When you’re ready to start your business, you’ll want to use New York’s Business Express to determine which licenses and permits you’ll need. Using the system, you may enter details about your sole proprietorship and receive specific licensing instructions.

In addition, you should check to see if your business needs any licenses or permits on the local level.

In addition to meeting state licensing requirements, your sole proprietorship may need licensing on a local level. For example, New York City often has its own mandatory permits and licenses. To discover which may be applicable to you, visit New York City’s business service, which allows you to get a customized list of licensing requirements for your business.

What Is a New York Sole Proprietor?

As opposed to a corporation or New York limited liability company (LLC), the sole proprietorship is not a legal business entity. The sole proprietorship is a one-person business that is not considered to be a distinct entity from the person who owns it, and it is frequently operated using the owner’s personal name.

Here are the three main things you need to know:

Tax Responsibilities

Because there’s no distinction between the owner and the business itself, sole proprietors don’t need to file business tax returns ― they instead simply claim any business profits or losses on their personal tax returns.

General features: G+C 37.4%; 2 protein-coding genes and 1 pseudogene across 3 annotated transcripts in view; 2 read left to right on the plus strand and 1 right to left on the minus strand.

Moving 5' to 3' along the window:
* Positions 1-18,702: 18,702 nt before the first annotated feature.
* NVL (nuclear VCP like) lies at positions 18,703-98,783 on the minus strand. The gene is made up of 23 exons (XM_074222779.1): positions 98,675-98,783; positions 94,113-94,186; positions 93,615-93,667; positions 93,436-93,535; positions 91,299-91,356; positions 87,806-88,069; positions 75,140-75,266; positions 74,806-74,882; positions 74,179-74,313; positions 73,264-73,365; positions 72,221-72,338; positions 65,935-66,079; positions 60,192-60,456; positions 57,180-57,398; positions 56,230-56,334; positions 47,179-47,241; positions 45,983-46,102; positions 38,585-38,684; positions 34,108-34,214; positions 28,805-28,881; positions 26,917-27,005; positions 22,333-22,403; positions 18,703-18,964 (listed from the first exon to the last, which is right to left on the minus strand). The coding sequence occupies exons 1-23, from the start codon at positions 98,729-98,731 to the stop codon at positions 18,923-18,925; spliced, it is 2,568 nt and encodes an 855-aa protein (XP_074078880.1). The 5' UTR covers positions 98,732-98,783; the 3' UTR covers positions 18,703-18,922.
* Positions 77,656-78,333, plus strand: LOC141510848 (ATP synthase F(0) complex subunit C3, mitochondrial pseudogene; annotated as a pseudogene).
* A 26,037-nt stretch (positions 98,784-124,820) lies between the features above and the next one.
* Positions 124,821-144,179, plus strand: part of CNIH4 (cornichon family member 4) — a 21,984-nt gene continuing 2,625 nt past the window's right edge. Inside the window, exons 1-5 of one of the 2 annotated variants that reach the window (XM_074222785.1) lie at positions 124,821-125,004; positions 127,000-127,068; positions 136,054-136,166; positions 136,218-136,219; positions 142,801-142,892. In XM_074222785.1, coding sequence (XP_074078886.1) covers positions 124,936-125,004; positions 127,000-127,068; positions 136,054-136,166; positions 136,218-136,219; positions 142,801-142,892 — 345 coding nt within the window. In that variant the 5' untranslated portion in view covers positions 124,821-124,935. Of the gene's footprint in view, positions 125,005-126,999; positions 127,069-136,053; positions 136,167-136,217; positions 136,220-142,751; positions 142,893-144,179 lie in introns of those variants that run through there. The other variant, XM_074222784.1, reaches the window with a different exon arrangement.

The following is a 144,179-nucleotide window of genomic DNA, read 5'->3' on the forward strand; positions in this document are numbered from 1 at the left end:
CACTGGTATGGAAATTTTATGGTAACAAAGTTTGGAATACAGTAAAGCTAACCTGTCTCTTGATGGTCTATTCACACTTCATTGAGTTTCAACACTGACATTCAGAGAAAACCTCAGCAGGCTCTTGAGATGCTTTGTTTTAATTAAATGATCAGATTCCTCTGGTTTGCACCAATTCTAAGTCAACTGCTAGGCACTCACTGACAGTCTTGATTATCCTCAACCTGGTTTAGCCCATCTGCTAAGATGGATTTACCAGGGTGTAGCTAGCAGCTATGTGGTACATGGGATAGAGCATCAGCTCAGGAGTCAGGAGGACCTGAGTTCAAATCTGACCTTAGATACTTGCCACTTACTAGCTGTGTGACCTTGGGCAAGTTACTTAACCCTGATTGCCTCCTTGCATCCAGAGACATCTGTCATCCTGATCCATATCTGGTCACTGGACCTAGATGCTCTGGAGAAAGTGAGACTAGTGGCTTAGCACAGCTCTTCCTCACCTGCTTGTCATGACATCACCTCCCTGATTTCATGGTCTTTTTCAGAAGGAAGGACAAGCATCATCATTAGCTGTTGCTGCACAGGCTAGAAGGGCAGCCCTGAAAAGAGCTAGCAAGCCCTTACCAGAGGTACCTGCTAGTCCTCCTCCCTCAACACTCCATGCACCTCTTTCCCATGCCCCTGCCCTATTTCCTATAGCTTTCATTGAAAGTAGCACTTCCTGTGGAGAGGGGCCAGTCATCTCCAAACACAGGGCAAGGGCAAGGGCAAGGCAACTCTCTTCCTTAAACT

Sole proprietors are allowed to sign contracts using their personal name, and along those same lines, customers can write checks to the business by using the sole proprietor’s name.

More Flexible

The other big difference between sole proprietorships and more formal business structures is the fact that sole proprietors are allowed to commingle business and personal assets as much as they want to. With LLCs and corporations, ownership is required to keep their assets separate from those of the company. The downside of this aspect for sole proprietors is that if your business is sued, creditors are free to pursue your personal assets like your house, car, personal bank accounts, etc. For corporations and LLCs, creditors are limited to your business assets.


While the sole proprietor is such a simple business classification that New York doesn’t even require a business registration process or any type of fees, depending on how you use your sole proprietorship and what industry you operate in, you still might have some important steps that need to be taken.

When it comes to issues of taxation, licenses and permits, or even the name you want to call your sole proprietorship, you do need to be vigilant to make sure you’re not overlooking anything.

We hope this guide helped you answer any questions you had for sole proprietorships in New York, and we wish you success with your business!

Disclaimer: The content on this page is for information purposes only and does not constitute legal, tax, or accounting advice. If you have specific questions about any of these topics, seek the counsel of a licensed professional.

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Written by Team ZenBusiness